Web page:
ADHD in the Workplace - For Employers


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ADHD friendly version: Read bold print only.

October is both National Employee Disability Awareness and ADHD Awareness month in the United States. With ADHD being oftentimes portrayed within media in a light that isn’t truly reflective of the lived experience of many ADHDers it makes sense as to why employers may not understand how to best accommodate individuals with ADHD in the workplace.

Though there is space for grace for employers there is also a need for a lot of R&R and I’m not talking about rest and relaxation, but rather reflection and researching.  Before I get ahead of myself let’s get into it! 

Below are things to think about, and tips ‘n tricks for people leading, managing, and supporting employees with ADHD, and other neurodivergent diagnosis’.  Are you somebody with ADHD seeking accommodation tips? Head to the link listed next to this to see tips on advocating for self as an ADHD employee.


I labeled the section employers of people because of the reality that many individuals with ADHD are part of what we in the neurodivergent community refer to as the late diagnosis club.  Not only are some people diagnosed late, but many people are never diagnosed, unfortunately. I say unfortunately due to many of the exacerbated struggles that are faced by people that are not allotted the ability to receive the community, accommodations, or support that I believe is necessary for people to survive with a decent quality life, and especially to thrive with a diagnosis such as ADHD. 

  • Oftentimes a higher number of women, Black and brown people, folks from rural areas, and people who are poorer are among the individuals diagnosed late and or never. This reality is important to note due to employers needing to have workplaces designed in ADHD-friendly capacities prior to having people who are on paper diagnosed with ADHD showing up to the workplace. 

  • Not only is there a lack of diagnosis of ADHD in marginalized communities, but there is also the reality that some individuals are apprehensive to report their ADHD diagnosis on applications for job and school opportunities due to fearing the backlash that could stem from an employer.

  • Employers need to do research on what is going on in the brain for many individuals with ADHD, and how the things that are going on within the brain relate to an individual’s potential behaviors and or quirks in the workplace.  
  • For example, time obliviousness, misplaced objects, and accident/mishap proneness are some of the things that many individuals with ADHD struggle with.  This oftentimes shows up in many people with ADHD’s daily lives, not excluding the workplace; some of these behaviors, quirks, and habits and can be viewed as carelessness at times if an employer doesn’t even attempt to understand what is going on with the employee.

  • Understand that all people with ADHD are different, just like all people of any other classification or group ever. Though many ADHDers struggle with similar things, we share many similarities related to strengths as well all, though again, ADHDers do not come one size fits all.  The accommodations that one individual with ADHD may need doesn’t necessarily mean that another employee with ADHD would also need that same accommodation.
  • There are three primary subtypes of ADHD diagnoses - hyperactive, inattentive, and combined.  There are also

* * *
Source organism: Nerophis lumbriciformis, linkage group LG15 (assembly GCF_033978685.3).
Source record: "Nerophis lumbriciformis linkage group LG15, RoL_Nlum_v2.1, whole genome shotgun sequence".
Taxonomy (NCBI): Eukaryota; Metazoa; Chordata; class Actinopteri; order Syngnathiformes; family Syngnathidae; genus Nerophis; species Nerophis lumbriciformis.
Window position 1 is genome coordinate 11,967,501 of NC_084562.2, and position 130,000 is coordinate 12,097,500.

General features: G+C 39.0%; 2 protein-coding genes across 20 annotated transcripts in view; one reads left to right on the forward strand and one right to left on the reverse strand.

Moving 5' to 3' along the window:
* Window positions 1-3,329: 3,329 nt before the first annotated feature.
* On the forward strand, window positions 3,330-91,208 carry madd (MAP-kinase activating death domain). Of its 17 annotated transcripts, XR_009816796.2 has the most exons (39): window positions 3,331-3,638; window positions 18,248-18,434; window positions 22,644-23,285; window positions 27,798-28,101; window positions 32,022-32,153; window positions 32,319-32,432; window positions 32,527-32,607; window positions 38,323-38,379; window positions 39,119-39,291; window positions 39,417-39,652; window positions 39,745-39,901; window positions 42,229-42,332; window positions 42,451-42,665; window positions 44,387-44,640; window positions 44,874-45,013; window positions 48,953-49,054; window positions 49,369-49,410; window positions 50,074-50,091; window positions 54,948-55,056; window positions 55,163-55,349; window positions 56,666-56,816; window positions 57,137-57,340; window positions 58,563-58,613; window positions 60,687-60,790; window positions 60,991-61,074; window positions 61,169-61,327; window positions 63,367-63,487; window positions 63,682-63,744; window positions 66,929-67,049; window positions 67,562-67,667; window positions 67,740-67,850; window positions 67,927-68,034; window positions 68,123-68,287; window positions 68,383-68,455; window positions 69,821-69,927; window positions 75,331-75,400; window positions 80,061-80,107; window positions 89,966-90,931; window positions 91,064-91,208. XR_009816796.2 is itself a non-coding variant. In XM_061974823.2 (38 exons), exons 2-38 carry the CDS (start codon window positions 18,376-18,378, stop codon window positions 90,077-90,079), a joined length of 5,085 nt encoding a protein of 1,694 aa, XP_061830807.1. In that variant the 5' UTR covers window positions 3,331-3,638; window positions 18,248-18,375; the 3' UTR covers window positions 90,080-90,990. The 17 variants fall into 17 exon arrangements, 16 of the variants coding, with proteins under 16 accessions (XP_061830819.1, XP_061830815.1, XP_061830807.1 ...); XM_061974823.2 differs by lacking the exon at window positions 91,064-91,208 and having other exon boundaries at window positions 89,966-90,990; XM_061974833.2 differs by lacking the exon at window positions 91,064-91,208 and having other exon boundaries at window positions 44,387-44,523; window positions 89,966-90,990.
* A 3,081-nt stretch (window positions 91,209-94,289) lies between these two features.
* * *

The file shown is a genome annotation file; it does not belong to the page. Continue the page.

high chances of variations in an employee’s ADHD due to the reality that 50% of people with ADHD have a comorbidity of some type.  

    Alexis’ Definition of Comorbidity: Having multiple diagnoses (2 or more) and or the lived experience of two diagnoses even if not able to get diagnosed 

    1. Having to ask for every little thing as an accommodation is likely to make someone with ADHD apprehensive to request. Though people with ADHD are known for having a lot of energy and being talkative, though this can be totally not true for some ADHDers, something many people don’t know about is rejection sensitivity dysphoria and how this shows up heavily within many people who have ADHD.  

    The intense fear of rejection and its impacts on communication with employers can be a severe problem if there aren’t modes of communication in place for employers to allow employees to communicate in various ways.  Even then, people may fear utilizing this due to the backlash that could stem from submitting questions or thoughts, it is on employers to find ways to ensure that employees feel safe and protected, understood, and genuinely heard when employers seek out feedback.  

    It takes a lot of energy to put into sharing things for people who oftentimes deal with emotional regulation impacts so to feel as though one is utilizing a lot of energy to share something for “no reason” is likely to also lessen the chance of an employee with ADHD regarding opening up.

    While the tips and things to think about above are important, they are not the says all be all to understanding how to best accommodate employees with ADHD.  Ensuring that the way your workplace and work functions are designed are as user-friendly as possible for disabled and neurodivergent employees, and ensuring that you are leading people with an open and constantly growing mind, and heart is the key takeaway from this message due to ADHD not being a one size fits all reality in neither the workplace nor everyday life.

    Feel free to utilize these tips to implement new strategies or think about things in a new way for your current and future employees with and without ADHD.  For more AD your homie with ADHD content follow me on Instagram at this link, or connect with me on LinkedIn at this one!